A prescribed burn is planned in advance, with specific conditions set appropriate to the project. Crews ignite and manage the burn, and planned burn activity may be cancelled if the wind, moisture, temperature, and other required conditions are not met. Prescribed burn operations have a planned start and completion date. Learn more about prescribed burns.

A wildfire is an unplanned, naturally occurring wildland fire. If conditions are favorable, the wildfire is allowed to continue naturally, burning instead of being supressed. While burn operations may be used to keep the fire in the planned perimeter and away from sensitive areas, the fire itself is allowed to progress naturally through the management area. Wildfires do not have a planned end date.

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Sources of Fires 

It is important to recognize that human-caused wildfires are in the minority when it comes to sources of ignition. As you can see from the 40-Year Fire Timeline below, lightning has been the major source of wildfires on the Coconino National Forest, so wildfires are simply a part of the ponderosa pine ecosystem that we live in. Click on the image below to see a larger version.

40 Year timeline showing that the major source of wildfires is lightning.

 

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What should I expect?

Wildfires grow, increasing in size but not severity. Smoke will be noticeable, especially during burn operations. However, smoke from wildfire is much lighter than from a severe wildfire. Motorists should drive with care in the area near a fire. Smoke may reduce visibility and fire personnel may be working on or near the road. Wildfires move and burn slowly, and efforts are made to protect buildings, property, sensitive wildlife habitats, and people.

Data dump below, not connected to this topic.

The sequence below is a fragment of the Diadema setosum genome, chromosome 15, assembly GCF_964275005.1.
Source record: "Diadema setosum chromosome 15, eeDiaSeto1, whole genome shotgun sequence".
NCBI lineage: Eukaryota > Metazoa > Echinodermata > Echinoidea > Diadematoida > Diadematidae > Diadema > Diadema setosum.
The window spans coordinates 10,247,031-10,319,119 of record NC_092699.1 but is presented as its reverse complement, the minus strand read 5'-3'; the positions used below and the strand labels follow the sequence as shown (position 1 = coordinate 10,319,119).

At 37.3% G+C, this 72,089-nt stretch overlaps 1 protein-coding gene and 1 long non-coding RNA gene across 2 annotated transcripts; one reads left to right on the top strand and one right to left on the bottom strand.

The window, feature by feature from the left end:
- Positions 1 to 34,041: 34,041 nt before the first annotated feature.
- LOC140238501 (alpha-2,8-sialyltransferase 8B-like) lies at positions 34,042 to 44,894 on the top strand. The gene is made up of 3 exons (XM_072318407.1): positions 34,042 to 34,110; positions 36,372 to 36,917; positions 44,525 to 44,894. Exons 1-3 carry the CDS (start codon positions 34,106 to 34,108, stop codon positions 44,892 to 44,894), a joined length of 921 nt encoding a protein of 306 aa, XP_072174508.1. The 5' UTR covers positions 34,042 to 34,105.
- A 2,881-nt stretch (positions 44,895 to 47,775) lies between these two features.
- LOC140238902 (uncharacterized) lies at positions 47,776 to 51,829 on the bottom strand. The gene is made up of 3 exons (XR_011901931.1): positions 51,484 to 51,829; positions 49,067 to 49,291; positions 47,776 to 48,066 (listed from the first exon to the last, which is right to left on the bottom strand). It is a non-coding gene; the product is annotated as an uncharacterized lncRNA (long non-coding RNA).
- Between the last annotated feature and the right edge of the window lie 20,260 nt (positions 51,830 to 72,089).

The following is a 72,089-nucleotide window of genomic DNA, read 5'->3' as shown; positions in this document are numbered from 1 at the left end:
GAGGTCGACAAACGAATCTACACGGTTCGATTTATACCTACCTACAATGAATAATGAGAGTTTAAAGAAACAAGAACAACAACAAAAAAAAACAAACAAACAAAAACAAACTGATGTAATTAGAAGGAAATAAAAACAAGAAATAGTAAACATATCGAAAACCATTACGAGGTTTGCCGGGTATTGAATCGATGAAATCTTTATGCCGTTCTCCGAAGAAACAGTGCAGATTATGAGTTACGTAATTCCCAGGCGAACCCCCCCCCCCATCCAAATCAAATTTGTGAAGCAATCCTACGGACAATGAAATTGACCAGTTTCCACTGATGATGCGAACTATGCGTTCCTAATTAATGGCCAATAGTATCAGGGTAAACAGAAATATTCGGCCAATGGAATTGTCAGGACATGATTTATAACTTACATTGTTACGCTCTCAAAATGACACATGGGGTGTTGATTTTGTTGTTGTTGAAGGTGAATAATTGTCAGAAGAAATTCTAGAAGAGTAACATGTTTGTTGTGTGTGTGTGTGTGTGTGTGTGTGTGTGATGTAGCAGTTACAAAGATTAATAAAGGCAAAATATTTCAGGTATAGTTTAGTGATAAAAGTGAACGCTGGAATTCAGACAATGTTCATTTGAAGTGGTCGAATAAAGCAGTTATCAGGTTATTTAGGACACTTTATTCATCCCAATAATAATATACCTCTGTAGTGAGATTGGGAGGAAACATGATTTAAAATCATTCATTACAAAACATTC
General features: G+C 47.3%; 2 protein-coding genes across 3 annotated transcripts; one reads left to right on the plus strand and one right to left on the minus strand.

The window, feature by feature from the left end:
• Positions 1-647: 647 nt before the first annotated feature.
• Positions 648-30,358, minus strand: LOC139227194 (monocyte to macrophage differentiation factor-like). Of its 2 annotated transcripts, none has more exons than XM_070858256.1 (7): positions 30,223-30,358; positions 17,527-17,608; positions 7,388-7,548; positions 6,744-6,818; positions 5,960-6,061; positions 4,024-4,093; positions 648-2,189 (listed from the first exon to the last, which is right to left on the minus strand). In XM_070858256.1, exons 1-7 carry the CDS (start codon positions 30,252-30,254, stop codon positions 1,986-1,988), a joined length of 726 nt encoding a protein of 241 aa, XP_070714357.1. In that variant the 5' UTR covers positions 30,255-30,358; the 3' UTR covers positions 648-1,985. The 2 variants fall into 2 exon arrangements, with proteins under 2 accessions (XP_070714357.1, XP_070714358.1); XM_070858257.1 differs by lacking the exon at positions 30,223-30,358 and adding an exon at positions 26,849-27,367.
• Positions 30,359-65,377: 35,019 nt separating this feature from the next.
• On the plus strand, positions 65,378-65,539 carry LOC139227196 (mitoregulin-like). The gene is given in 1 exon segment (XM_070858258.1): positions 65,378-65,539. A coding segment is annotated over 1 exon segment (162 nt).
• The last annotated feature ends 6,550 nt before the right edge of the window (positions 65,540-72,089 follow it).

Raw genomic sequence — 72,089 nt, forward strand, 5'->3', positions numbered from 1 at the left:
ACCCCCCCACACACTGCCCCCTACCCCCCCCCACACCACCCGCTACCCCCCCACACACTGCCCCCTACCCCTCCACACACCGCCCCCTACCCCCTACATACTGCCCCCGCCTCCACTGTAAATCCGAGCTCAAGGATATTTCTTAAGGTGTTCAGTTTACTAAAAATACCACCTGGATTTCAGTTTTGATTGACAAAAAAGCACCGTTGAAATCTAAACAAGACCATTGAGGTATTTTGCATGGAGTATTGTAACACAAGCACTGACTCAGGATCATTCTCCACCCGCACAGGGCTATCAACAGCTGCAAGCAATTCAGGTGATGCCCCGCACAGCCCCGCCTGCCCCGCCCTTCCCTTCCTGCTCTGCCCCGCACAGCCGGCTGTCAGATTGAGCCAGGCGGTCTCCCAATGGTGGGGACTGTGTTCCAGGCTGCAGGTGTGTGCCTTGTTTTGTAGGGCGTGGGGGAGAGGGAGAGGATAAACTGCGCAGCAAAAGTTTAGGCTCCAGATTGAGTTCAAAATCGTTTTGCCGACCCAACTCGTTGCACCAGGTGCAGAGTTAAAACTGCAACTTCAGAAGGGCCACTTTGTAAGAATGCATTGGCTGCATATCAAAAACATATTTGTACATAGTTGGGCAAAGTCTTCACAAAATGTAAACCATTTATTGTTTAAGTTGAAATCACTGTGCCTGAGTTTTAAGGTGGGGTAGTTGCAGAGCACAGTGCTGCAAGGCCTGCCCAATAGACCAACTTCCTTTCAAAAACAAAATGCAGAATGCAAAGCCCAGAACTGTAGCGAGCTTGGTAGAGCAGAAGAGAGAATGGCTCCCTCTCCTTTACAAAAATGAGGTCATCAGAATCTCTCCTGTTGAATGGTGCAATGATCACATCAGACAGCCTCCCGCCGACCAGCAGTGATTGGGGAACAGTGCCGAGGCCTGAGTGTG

Because these types of fires are allowed to burn naturally, they do not have planned end dates. As long as conditions permit and objectives are being met, crews will continue to actively manage the fire.

Depending on the extent, longevity, and other factors, there may be road or lands closures. During a fire, closures will be posted on the InciWeb incident information page, and under Alerts & Notices on Coconino National Forest site. Major closures of lands will posted on Forest Orders.

Wildfires burn continuously for at least several days, and smoke may impact communities, sometimes unexpectedly, while the fire continues to burn. If you are affected by smoke from a fire on the Coconino National Forest, submit Smoke Report to share your observation, experience, or complaint, and help us get this information to Fire Management Officers and the Leadership Team.

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Photos

Photo gallery from the large, but otherwise typical, Camillo Fire [Flickr]. This was a lightning-caused fire started southeast of Mormon Lake (20 miles south of Flagstaff, Arizona) in June 2015.

See more photos from managed wildfires in our Wildfires collection on the Coconino National Forest's Flickr photo site.

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Additional Resources and Information

Learn More About Wildfire

Coconino National Forest Information

General Information